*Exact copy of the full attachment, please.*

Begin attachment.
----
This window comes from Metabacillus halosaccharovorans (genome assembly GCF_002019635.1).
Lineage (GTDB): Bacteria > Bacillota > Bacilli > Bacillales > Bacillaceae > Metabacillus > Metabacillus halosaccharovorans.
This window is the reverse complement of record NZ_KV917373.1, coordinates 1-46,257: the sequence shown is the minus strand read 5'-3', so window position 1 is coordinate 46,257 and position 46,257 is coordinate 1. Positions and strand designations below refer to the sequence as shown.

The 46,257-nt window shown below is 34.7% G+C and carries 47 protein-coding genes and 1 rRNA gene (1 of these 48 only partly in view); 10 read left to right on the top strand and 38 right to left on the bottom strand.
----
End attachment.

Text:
This window comes from Metabacillus halosaccharovorans (genome assembly GCF_002019635.1).
Lineage (GTDB): Bacteria > Bacillota > Bacilli > Bacillales > Bacillaceae > Metabacillus > Metabacillus halosaccharovorans.
This window is the reverse complement of record NZ_KV917373.1, coordinates 1-46,257: the sequence shown is the minus strand read 5'-3', so window position 1 is coordinate 46,257 and position 46,257 is coordinate 1. Positions and strand designations below refer to the sequence as shown.

The 46,257-nt window shown below is 34.7% G+C and carries 47 protein-coding genes and 1 rRNA gene (1 of these 48 only partly in view); 10 read left to right on the top strand and 38 right to left on the bottom strand.